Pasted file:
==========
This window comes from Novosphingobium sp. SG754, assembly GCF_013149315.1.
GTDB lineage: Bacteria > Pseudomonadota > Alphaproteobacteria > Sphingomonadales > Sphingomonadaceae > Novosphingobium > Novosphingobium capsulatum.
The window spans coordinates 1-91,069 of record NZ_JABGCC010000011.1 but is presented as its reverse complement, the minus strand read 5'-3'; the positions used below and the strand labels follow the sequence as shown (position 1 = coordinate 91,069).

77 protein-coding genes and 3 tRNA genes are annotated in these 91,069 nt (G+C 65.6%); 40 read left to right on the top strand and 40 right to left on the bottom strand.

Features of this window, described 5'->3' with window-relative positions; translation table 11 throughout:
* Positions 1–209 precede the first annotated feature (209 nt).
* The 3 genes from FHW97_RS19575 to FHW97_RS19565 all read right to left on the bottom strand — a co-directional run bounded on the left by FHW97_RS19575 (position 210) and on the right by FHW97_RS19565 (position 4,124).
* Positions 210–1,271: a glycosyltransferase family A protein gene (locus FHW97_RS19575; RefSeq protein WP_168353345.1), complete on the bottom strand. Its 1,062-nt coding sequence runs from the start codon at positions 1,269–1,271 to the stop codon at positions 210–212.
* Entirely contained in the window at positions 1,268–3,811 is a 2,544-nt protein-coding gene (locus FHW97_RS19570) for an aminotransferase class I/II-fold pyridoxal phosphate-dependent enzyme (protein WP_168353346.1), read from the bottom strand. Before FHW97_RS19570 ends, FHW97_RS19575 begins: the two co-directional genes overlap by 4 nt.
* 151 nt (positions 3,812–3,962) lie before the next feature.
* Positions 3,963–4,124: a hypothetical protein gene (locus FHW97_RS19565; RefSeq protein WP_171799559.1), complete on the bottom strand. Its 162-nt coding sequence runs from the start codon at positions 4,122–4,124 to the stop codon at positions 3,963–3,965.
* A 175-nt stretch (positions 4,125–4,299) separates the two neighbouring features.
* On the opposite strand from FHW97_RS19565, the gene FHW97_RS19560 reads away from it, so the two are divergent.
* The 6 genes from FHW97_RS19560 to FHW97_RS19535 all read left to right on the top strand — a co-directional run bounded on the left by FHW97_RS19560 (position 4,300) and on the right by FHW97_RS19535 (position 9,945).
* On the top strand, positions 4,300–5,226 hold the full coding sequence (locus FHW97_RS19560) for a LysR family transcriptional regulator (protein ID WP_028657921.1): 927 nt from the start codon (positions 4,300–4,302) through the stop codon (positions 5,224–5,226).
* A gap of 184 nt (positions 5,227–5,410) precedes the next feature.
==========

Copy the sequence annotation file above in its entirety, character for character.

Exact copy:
This window comes from Novosphingobium sp. SG754, assembly GCF_013149315.1.
GTDB lineage: Bacteria > Pseudomonadota > Alphaproteobacteria > Sphingomonadales > Sphingomonadaceae > Novosphingobium > Novosphingobium capsulatum.
The window spans coordinates 1-91,069 of record NZ_JABGCC010000011.1 but is presented as its reverse complement, the minus strand read 5'-3'; the positions used below and the strand labels follow the sequence as shown (position 1 = coordinate 91,069).

77 protein-coding genes and 3 tRNA genes are annotated in these 91,069 nt (G+C 65.6%); 40 read left to right on the top strand and 40 right to left on the bottom strand.

Features of this window, described 5'->3' with window-relative positions; translation table 11 throughout:
* Positions 1–209 precede the first annotated feature (209 nt).
* The 3 genes from FHW97_RS19575 to FHW97_RS19565 all read right to left on the bottom strand — a co-directional run bounded on the left by FHW97_RS19575 (position 210) and on the right by FHW97_RS19565 (position 4,124).
* Positions 210–1,271: a glycosyltransferase family A protein gene (locus FHW97_RS19575; RefSeq protein WP_168353345.1), complete on the bottom strand. Its 1,062-nt coding sequence runs from the start codon at positions 1,269–1,271 to the stop codon at positions 210–212.
* Entirely contained in the window at positions 1,268–3,811 is a 2,544-nt protein-coding gene (locus FHW97_RS19570) for an aminotransferase class I/II-fold pyridoxal phosphate-dependent enzyme (protein WP_168353346.1), read from the bottom strand. Before FHW97_RS19570 ends, FHW97_RS19575 begins: the two co-directional genes overlap by 4 nt.
* 151 nt (positions 3,812–3,962) lie before the next feature.
* Positions 3,963–4,124: a hypothetical protein gene (locus FHW97_RS19565; RefSeq protein WP_171799559.1), complete on the bottom strand. Its 162-nt coding sequence runs from the start codon at positions 4,122–4,124 to the stop codon at positions 3,963–3,965.
* A 175-nt stretch (positions 4,125–4,299) separates the two neighbouring features.
* On the opposite strand from FHW97_RS19565, the gene FHW97_RS19560 reads away from it, so the two are divergent.
* The 6 genes from FHW97_RS19560 to FHW97_RS19535 all read left to right on the top strand — a co-directional run bounded on the left by FHW97_RS19560 (position 4,300) and on the right by FHW97_RS19535 (position 9,945).
* On the top strand, positions 4,300–5,226 hold the full coding sequence (locus FHW97_RS19560) for a LysR family transcriptional regulator (protein ID WP_028657921.1): 927 nt from the start codon (positions 4,300–4,302) through the stop codon (positions 5,224–5,226).
* A gap of 184 nt (positions 5,227–5,410) precedes the next feature.